By Heidi Biggar
With the recent release of its second-generation QiNetix platform, CommVault is taking further steps to differentiate its software from traditional backup-and-recovery applications as well as specialized storage management suites from a variety of vendors, including AppIQ and CreekPath.
All QiNetix modules leverage a Common Technology Engine, which allows users to manage data (including metadata) across applications.
The modules share a common technology engine (CTE), which allows users to manage data (including metadata) as a single resource from various applications via a single, centralized GUI. The CTE also allows users to automate key actions based on pre-defined policies.
For example, the second-generation QiNetix platform allows users to set policies to automate actions between QiNetix Storage Manager (SRM software) and QiNetix DataMigrator (HSM software) in a tiered storage environment. This allows users to align storage resources with business/recovery objectives and, in doing so, keep overall storage costs down,according to CommVault officials.
In contrast, vendors such as Computer Associates, Legato, and Veritas, which initially built applications for single purposes (e.g., backup and recovery, SRM, etc.), are now integrating these point products to meet increasing user demand for automated processes such as backup/replication, HSM/ILM, andprovisioning.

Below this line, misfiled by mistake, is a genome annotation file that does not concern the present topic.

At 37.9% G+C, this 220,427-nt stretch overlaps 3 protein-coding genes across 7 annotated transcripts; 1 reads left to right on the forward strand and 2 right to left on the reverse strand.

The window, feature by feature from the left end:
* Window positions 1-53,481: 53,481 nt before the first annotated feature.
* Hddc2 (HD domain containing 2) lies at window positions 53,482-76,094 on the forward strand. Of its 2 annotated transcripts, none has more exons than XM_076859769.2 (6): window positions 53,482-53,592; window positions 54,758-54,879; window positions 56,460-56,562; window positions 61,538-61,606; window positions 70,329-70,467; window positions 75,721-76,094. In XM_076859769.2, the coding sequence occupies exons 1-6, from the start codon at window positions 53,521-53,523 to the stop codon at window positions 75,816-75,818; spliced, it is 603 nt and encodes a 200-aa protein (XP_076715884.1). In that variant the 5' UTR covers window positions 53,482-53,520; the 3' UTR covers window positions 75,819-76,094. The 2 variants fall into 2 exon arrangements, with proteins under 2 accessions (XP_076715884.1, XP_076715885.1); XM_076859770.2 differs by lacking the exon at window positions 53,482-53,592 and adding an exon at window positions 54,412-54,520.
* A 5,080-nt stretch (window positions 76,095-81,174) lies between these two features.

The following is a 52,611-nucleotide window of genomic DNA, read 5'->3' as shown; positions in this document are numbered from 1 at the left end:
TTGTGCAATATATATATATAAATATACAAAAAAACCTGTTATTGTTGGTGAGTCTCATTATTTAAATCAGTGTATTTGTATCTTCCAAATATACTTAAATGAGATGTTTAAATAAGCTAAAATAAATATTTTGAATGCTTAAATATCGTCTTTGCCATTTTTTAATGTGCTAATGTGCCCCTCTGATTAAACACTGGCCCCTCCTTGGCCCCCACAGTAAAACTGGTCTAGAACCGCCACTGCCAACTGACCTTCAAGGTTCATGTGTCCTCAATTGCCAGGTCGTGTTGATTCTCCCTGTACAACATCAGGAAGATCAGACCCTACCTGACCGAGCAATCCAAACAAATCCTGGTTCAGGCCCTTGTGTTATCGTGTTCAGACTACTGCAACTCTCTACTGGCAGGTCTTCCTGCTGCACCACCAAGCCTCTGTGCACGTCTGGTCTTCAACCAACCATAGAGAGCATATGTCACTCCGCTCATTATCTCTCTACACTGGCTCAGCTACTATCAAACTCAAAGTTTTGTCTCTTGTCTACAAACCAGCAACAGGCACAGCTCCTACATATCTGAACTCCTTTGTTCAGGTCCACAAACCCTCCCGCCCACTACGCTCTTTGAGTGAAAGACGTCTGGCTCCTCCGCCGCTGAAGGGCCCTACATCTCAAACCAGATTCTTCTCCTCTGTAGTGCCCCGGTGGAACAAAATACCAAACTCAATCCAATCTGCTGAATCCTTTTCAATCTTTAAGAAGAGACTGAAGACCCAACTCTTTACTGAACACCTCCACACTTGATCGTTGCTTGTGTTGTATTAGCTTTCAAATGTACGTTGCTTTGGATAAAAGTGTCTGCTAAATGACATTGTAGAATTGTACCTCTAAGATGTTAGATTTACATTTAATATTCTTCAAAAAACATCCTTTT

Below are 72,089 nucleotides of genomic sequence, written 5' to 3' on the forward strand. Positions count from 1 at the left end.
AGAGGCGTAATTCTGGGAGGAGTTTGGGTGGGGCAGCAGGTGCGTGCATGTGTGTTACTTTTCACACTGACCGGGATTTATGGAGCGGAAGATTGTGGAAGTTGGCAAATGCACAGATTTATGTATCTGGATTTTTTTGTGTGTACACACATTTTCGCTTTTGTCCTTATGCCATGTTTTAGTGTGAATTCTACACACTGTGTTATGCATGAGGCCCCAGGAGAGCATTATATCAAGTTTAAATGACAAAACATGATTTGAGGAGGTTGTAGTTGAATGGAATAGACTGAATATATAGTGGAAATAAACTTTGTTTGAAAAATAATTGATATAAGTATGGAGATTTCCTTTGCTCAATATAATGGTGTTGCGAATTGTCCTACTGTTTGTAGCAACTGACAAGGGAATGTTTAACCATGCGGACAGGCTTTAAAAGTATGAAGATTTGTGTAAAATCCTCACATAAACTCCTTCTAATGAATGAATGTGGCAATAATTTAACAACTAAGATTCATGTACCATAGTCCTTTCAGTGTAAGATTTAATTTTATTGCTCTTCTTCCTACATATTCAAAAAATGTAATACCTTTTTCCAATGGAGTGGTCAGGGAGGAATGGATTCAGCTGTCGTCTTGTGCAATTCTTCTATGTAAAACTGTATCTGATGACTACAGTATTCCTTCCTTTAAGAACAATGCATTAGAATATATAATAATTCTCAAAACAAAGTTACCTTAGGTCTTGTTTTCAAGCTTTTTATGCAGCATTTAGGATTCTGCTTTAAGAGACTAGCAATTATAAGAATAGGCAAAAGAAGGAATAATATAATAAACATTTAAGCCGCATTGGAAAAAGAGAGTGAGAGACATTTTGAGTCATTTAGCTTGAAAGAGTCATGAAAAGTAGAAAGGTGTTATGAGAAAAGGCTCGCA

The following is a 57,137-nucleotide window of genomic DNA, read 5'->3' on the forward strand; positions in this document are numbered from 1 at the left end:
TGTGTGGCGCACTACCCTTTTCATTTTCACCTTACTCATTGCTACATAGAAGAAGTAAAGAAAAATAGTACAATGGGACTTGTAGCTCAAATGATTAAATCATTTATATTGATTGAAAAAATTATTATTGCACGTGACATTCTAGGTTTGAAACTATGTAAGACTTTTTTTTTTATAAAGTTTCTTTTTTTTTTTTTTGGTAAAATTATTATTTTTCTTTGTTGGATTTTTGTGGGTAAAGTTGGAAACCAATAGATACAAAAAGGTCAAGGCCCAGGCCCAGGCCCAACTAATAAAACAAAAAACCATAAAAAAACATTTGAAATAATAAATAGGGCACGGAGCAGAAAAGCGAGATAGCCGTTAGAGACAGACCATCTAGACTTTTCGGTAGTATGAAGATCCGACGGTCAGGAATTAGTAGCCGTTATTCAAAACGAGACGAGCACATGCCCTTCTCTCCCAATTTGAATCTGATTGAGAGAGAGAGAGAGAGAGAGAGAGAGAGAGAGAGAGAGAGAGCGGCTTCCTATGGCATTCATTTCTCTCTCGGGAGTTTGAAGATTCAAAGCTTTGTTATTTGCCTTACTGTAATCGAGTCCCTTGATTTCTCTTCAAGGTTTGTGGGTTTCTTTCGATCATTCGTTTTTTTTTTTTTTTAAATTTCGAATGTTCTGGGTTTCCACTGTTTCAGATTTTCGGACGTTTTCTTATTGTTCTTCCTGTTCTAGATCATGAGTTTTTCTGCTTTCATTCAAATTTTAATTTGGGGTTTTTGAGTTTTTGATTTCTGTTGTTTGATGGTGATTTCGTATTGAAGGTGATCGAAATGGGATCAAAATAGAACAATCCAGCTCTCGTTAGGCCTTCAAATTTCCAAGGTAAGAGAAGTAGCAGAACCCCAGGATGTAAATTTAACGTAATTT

As for storage management products from vendors such as AppIQ and CreekPath that, like QiNetix, have been built from the ground up to provide users with an integrated infrastructure, they lack a data-protection capability. "CommVault is the only vendor that has developed an integrated solution from the ground up that marries backup-and-recovery capabilities with storage management solutions in order to deliver end-to-end data management," says Nancy Hurley, senior analyst with the Enterprise Strategy Group consulting firm.
Hurley does note, however, that both AppIQ's and CreekPath's platforms are currently significantly more advanced in terms of infrastructure management capabilities (e.g., topology management and provisioning) than CommVault's QiNetix, which focuses on data management issues (e.g., data assessment, migration, and protection) not infrastructure management (e.g., topology management, provisioning, etc.), according to Hurley.
While CommVault's platform is complementary to AppIQ's and CreekPath's, Hurley expects CommVault to add its own infrastructure modules to theQiNetix suite in the future.
Whether or not to implement integrated storage management software suites, such as QiNetix, or various point products has long been debated.
According to analysts, integrated platforms have the advantage of generally being easier to implement and manage because they typically use a common GUI and leverage common data pools, metadata, indexes, etc., while point products can provide greater flexibility, allowing users to select best-of-breed applications, not tied to a single vendor, based on their specific storage needs.